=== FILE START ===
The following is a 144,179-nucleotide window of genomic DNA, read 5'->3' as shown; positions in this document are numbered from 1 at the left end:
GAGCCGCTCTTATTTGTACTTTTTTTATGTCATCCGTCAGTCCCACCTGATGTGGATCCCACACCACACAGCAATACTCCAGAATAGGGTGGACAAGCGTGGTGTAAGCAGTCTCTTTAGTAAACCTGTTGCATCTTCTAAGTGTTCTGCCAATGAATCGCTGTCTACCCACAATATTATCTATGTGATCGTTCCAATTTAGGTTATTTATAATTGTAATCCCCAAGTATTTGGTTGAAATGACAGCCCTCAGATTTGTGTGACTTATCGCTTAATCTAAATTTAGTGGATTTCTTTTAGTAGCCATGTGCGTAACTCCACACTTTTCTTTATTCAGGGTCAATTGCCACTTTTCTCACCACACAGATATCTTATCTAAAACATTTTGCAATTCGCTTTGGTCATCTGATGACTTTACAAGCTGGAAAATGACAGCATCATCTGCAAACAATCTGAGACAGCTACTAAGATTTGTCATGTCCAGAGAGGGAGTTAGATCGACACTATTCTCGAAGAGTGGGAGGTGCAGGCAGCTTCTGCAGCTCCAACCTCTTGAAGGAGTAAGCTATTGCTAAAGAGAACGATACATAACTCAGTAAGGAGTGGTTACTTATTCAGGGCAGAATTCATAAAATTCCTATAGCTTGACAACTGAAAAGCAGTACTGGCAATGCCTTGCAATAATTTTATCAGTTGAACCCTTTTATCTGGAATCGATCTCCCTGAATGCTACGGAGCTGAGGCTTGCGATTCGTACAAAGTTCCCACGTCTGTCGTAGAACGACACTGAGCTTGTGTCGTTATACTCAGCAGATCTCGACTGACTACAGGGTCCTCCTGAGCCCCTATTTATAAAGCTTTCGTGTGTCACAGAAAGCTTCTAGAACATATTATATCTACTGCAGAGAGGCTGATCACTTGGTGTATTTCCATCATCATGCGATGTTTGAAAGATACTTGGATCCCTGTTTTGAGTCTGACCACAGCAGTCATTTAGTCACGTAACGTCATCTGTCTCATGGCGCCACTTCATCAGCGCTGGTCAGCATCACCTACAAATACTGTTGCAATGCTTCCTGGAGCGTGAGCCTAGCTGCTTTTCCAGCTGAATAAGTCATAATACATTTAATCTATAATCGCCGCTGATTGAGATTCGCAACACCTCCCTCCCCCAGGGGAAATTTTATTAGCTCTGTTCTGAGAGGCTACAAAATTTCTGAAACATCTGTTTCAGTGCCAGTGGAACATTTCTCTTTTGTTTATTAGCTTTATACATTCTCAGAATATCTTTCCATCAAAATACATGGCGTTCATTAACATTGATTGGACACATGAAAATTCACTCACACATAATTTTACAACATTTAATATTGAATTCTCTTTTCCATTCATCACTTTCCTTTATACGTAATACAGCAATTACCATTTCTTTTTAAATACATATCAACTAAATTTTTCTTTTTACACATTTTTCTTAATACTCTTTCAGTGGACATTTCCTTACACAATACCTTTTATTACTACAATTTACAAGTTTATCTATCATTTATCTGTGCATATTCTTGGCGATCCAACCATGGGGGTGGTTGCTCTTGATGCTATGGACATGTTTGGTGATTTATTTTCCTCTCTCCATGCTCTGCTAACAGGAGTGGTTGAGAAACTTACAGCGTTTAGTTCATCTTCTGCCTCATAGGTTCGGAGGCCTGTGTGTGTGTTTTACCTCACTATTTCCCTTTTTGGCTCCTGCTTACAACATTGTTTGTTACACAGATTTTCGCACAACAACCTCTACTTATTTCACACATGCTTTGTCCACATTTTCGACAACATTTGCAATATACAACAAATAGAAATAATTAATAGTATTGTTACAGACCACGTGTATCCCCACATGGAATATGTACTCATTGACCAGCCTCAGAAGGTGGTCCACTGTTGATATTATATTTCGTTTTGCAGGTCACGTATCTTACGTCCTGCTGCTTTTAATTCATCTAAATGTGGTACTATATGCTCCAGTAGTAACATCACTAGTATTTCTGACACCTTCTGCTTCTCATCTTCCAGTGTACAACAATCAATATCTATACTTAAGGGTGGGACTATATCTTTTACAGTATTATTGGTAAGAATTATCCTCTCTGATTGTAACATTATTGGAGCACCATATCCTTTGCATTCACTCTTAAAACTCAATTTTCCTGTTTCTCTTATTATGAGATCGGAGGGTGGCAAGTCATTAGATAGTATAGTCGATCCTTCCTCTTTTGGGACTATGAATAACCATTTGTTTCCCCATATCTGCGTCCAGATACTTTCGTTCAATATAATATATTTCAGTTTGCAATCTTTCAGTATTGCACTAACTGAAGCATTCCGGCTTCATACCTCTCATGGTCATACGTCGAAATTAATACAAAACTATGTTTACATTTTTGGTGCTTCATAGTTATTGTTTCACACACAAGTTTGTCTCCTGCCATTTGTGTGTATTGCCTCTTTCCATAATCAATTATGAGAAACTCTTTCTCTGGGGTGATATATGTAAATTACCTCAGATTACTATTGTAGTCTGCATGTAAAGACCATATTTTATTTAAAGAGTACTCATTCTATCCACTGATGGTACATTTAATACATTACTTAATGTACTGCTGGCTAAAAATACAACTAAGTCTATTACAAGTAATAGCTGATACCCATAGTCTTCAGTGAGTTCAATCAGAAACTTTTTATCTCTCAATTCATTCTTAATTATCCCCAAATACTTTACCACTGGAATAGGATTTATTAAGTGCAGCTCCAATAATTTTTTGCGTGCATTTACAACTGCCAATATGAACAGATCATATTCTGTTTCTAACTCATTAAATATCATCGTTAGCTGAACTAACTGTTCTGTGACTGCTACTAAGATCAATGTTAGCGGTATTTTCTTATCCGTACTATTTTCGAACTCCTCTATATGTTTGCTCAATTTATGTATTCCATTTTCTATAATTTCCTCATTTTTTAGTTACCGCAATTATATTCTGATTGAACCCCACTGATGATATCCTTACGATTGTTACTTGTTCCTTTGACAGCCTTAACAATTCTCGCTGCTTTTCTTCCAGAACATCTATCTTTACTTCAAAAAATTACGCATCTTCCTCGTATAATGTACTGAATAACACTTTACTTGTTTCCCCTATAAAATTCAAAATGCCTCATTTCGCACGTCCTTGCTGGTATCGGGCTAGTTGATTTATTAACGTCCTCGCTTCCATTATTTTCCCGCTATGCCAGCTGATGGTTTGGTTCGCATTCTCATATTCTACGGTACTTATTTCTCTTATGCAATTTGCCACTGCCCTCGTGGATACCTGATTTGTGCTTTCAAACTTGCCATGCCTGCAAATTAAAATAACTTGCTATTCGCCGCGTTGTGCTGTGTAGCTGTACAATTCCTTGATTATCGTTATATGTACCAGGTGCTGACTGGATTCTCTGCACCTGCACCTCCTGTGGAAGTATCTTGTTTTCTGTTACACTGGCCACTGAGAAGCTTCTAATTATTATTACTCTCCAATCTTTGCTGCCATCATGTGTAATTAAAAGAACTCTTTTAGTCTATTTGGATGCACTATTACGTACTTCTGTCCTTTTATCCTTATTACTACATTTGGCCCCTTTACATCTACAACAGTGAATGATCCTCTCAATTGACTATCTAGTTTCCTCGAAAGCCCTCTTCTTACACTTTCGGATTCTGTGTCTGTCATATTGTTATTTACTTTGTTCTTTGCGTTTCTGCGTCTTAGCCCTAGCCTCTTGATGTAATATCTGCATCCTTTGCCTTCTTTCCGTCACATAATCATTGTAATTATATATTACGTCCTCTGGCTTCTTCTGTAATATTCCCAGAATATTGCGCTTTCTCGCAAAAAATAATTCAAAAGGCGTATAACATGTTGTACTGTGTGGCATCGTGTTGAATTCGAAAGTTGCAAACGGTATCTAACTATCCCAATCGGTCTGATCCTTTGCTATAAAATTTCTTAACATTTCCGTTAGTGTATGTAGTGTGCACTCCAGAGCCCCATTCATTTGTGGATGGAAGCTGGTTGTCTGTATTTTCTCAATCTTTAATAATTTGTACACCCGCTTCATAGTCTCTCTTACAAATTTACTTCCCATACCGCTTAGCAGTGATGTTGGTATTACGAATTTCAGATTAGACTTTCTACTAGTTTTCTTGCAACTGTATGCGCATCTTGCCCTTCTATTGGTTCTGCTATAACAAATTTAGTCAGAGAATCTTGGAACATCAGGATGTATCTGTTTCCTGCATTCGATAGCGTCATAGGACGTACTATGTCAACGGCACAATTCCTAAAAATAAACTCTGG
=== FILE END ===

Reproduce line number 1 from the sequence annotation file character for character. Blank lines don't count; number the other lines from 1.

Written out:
The following is a 144,179-nucleotide window of genomic DNA, read 5'->3' as shown; positions in this document are numbered from 1 at the left end: